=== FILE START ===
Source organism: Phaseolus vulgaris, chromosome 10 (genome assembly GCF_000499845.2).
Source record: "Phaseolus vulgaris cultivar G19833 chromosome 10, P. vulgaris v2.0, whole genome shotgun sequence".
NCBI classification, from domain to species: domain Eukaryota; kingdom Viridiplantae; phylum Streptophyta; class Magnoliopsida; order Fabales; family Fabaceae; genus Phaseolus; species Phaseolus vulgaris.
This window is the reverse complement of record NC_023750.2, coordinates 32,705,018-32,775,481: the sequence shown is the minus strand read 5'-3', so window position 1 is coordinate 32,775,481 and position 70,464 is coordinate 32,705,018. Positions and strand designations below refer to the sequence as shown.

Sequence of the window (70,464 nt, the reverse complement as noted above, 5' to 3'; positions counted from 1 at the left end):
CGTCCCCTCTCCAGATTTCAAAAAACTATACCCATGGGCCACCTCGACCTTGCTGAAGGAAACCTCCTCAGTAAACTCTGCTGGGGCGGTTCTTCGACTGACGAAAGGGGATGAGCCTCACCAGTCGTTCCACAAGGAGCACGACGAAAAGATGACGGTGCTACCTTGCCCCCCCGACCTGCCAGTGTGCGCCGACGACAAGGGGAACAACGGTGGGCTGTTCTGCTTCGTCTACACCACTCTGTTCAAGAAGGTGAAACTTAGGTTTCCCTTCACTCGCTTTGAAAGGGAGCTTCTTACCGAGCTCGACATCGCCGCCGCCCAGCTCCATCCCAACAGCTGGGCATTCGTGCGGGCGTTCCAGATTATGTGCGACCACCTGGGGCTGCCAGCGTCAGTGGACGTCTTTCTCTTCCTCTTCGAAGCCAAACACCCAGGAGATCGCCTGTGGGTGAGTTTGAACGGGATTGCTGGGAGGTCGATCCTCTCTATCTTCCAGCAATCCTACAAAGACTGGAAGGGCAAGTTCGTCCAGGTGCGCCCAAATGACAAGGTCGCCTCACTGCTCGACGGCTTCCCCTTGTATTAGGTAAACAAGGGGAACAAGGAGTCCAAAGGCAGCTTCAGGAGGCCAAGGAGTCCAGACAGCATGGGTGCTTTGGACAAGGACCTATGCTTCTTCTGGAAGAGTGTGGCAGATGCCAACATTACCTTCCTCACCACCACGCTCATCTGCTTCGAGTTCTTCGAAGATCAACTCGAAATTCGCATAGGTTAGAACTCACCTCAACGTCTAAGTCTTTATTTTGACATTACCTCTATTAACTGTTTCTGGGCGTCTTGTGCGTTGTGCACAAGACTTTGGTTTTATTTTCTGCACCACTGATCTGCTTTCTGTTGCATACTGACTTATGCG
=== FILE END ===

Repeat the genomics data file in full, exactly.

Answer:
Source organism: Phaseolus vulgaris, chromosome 10 (genome assembly GCF_000499845.2).
Source record: "Phaseolus vulgaris cultivar G19833 chromosome 10, P. vulgaris v2.0, whole genome shotgun sequence".
NCBI classification, from domain to species: domain Eukaryota; kingdom Viridiplantae; phylum Streptophyta; class Magnoliopsida; order Fabales; family Fabaceae; genus Phaseolus; species Phaseolus vulgaris.
This window is the reverse complement of record NC_023750.2, coordinates 32,705,018-32,775,481: the sequence shown is the minus strand read 5'-3', so window position 1 is coordinate 32,775,481 and position 70,464 is coordinate 32,705,018. Positions and strand designations below refer to the sequence as shown.

Sequence of the window (70,464 nt, the reverse complement as noted above, 5' to 3'; positions counted from 1 at the left end):
CGTCCCCTCTCCAGATTTCAAAAAACTATACCCATGGGCCACCTCGACCTTGCTGAAGGAAACCTCCTCAGTAAACTCTGCTGGGGCGGTTCTTCGACTGACGAAAGGGGATGAGCCTCACCAGTCGTTCCACAAGGAGCACGACGAAAAGATGACGGTGCTACCTTGCCCCCCCGACCTGCCAGTGTGCGCCGACGACAAGGGGAACAACGGTGGGCTGTTCTGCTTCGTCTACACCACTCTGTTCAAGAAGGTGAAACTTAGGTTTCCCTTCACTCGCTTTGAAAGGGAGCTTCTTACCGAGCTCGACATCGCCGCCGCCCAGCTCCATCCCAACAGCTGGGCATTCGTGCGGGCGTTCCAGATTATGTGCGACCACCTGGGGCTGCCAGCGTCAGTGGACGTCTTTCTCTTCCTCTTCGAAGCCAAACACCCAGGAGATCGCCTGTGGGTGAGTTTGAACGGGATTGCTGGGAGGTCGATCCTCTCTATCTTCCAGCAATCCTACAAAGACTGGAAGGGCAAGTTCGTCCAGGTGCGCCCAAATGACAAGGTCGCCTCACTGCTCGACGGCTTCCCCTTGTATTAGGTAAACAAGGGGAACAAGGAGTCCAAAGGCAGCTTCAGGAGGCCAAGGAGTCCAGACAGCATGGGTGCTTTGGACAAGGACCTATGCTTCTTCTGGAAGAGTGTGGCAGATGCCAACATTACCTTCCTCACCACCACGCTCATCTGCTTCGAGTTCTTCGAAGATCAACTCGAAATTCGCATAGGTTAGAACTCACCTCAACGTCTAAGTCTTTATTTTGACATTACCTCTATTAACTGTTTCTGGGCGTCTTGTGCGTTGTGCACAAGACTTTGGTTTTATTTTCTGCACCACTGATCTGCTTTCTGTTGCATACTGACTTATGCG